Sunday, December 05, 1999
'Christmas Carol' mesmerizes viewers
BY JOHN KIESEWETTER
The Cincinnati Enquirer
Are you ready to get Scrooged again? Sure you are. You always are. How else can I explain the continued popularity for remakes of Charles Dickens' A Christmas Carol?
When people ask me if Patrick Stewart's new version of A Christmas Carol (premiering at 8 p.m. today) is any good, I tell them:
Does it matter?
Who cares what Old Fezziwig looks like? Does it matter that TNT's movie reminds you of Capt. Jean-Luc Picard making a Star Trek back to 1840s London?
ON THE AIR
What: A Christmas Carol starring Patrick Stewart. |
When: 8 p.m. today, TNT.
Repeats: 10 p.m. and midnight today; 10:30 p.m. Thursday; 8 p.m. Saturday; 9 p.m. Dec. 18; 4 p.m. Dec. 19; and 8 p.m. Christmas.
The truth is, anybody can give you the Dickens: Alastair Sim or Kermit the Frog, Bill Murray or Mr. Magoo, George C. Scott or Cicely Tyson, Mickey Mouse or Daffy Duck, Bugs Bunny or Susan Lucci, Fred Flintstone or Reginald Owen.
You don't care.
You'll watch anyway.
You'll be delighted to hear that producer Robert Halmi, the guy who had pirates attacking Noah's Ark in May, didn't take any outrageous liberties with the Dickens classic.
Rest assured that Ebenezer Scrooge isn't haunted by the ghost of Bob Marley. Austin Powers doesn't play the Ghost of Christmas Past. (Yeah, Humbug, Baby!)
The Ghost of Christmas Present isn't a Pokemon.
I hate to give away an ending, but Tiny Tim doesn't die in this one either.
In other words, Mr. Halmi's A Christmas Carol is the same old story. To be exact, 153 years old.
For that reason, the whole production seems too familiar. You'll hear the same lines delivered every year by everyone from Alec Guinness to Whoopi Goldberg, from Goofy to Gonzo.
On fast-forward, it sounds like this:
Merry Christmas? What right do you have to be merry? ... I suppose you must have the whole day off? ... You'll be haunted by three spirits ... One passion has engulfed you: Money ...
Show me no more, take me home! ... Unless the future changes, the child will die! ... Oh, no Spirit! I'm not the man I was! I will know Christmas in my heart, and keep it all years!
Oh, Magoo, you've done it again! Just kidding.
Curiously, the special effects aren't very special in this production by Mr. Halmi, who won multiple Emmys for his wizardry in Merlin and Gulliver's Travels.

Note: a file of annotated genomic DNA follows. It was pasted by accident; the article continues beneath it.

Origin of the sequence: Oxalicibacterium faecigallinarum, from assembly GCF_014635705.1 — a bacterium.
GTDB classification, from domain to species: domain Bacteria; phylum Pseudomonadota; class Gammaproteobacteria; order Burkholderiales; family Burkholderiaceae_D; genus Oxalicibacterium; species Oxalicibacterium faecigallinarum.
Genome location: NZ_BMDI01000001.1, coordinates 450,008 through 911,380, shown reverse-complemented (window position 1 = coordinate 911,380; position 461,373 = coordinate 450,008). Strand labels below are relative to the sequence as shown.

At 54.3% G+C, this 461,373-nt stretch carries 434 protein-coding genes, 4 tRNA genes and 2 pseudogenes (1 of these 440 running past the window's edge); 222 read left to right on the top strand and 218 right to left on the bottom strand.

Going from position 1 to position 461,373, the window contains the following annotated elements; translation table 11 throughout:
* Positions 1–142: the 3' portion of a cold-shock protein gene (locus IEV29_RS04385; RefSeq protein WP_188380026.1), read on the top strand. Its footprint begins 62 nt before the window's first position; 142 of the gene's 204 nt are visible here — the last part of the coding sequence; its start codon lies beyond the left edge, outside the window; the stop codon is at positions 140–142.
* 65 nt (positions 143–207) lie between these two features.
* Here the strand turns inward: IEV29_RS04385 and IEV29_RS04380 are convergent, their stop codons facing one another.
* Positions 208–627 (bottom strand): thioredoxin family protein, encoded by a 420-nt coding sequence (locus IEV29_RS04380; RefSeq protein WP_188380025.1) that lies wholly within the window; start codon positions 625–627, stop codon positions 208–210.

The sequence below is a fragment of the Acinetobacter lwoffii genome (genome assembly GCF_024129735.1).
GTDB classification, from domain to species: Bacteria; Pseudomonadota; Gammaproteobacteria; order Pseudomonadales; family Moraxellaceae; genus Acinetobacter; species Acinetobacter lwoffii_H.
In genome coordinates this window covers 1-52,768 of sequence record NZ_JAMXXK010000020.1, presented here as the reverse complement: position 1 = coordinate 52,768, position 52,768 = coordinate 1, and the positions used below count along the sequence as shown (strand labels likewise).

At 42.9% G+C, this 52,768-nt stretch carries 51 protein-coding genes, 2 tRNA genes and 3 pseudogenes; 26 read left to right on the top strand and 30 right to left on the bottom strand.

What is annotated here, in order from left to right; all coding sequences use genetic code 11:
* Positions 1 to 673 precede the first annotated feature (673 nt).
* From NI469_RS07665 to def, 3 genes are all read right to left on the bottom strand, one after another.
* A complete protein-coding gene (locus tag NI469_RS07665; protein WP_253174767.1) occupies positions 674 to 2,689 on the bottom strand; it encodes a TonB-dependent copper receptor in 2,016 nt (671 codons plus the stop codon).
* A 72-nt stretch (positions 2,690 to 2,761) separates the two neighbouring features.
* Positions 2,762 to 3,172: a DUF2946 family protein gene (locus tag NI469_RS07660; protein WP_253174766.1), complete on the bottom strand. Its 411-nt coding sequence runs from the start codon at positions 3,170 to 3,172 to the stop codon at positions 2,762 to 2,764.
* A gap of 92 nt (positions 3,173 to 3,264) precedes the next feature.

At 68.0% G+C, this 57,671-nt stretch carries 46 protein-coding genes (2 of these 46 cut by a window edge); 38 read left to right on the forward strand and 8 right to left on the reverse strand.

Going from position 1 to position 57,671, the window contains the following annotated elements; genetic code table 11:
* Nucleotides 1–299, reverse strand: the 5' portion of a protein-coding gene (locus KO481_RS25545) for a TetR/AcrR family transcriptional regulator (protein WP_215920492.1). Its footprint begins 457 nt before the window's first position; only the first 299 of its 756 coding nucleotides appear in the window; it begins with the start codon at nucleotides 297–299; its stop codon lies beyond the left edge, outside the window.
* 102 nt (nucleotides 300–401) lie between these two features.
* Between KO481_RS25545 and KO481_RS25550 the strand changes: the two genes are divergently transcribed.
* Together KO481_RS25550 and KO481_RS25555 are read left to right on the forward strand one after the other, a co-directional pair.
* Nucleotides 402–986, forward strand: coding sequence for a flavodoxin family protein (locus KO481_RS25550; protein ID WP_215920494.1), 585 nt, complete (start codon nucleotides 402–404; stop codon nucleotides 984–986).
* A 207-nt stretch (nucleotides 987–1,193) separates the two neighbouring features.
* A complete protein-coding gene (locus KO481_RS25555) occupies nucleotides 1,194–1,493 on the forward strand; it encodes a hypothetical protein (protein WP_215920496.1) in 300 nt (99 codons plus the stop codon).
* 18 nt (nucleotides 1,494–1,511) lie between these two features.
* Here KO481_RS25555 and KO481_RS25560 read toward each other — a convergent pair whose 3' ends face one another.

And the costumes for the Ghosts of Christmas Past, Present and Future look as if they were borrowed from the World Wrestling Federation.
Show me no more, indeed.
Mr. Stewart, who starred on Broadway in a one-man adaptation of A Christmas Carol, makes more than an adequate Scrooge. He spends most of the movie in a nightcap, so viewers aren't distracted by his bald dome.
On the scale of Christmas Carols past, the 1999 version ranks somewhere in the middle.
It doesn't top my favorites, the 1984 George C. Scott film (which repeats at 11:30 a.m. today on Channel 64) or Mr. Magoo's Christmas Carol.
But it's better than most recent remakes, especially Cicely Tyson's Ms. Scrooge (1997), Jack Palance's Ebenezer (1997); Susan Lucci's Ebbie (1995) and Tim Curry-Whoopi Goldberg animated version (1997) of A Christmas Carol.
Dozens of rip-offs
When you think about it or look at the Enquirer's holiday TV list
there have been a stunning number of Dickens' rip-offs. And they all repeat, year after year.
The lack of creativity is appalling in Hollywood. At least you haven't been subjected to dozens of remakes of the Beverly Hillbillies, The Brady Bunch or The Mod Squad.
And there's nothing like a bad Christmas Carol to make you cherish truly original Christmas shows A Charlie Brown Christmas, How the Grinch Stole Christmas, The Santa Clause, The Gathering, Miracle on 34th Street, to name a few of my favorites.
The bottom line is this: Some of you will absolutely love Mr. Stewart's new Scrooge. Some of you will prefer another ghosts of Christmas past: Alastair Sim, Reginald Owen, Albert Finney or George C. Scott.
So go a Caroling this season however you choose. Catch a terrific production (again) at the Playhouse in the Park. Or sink into the sofa for another miserly evening with Mickey, Muppets, Murray or Magoo.
Bless 'em all, each and every one.
John Kiesewetter is Enquirer TV/radio critic. Write: 312 Elm St., Cincinnati 45202; fax: 768-8330.
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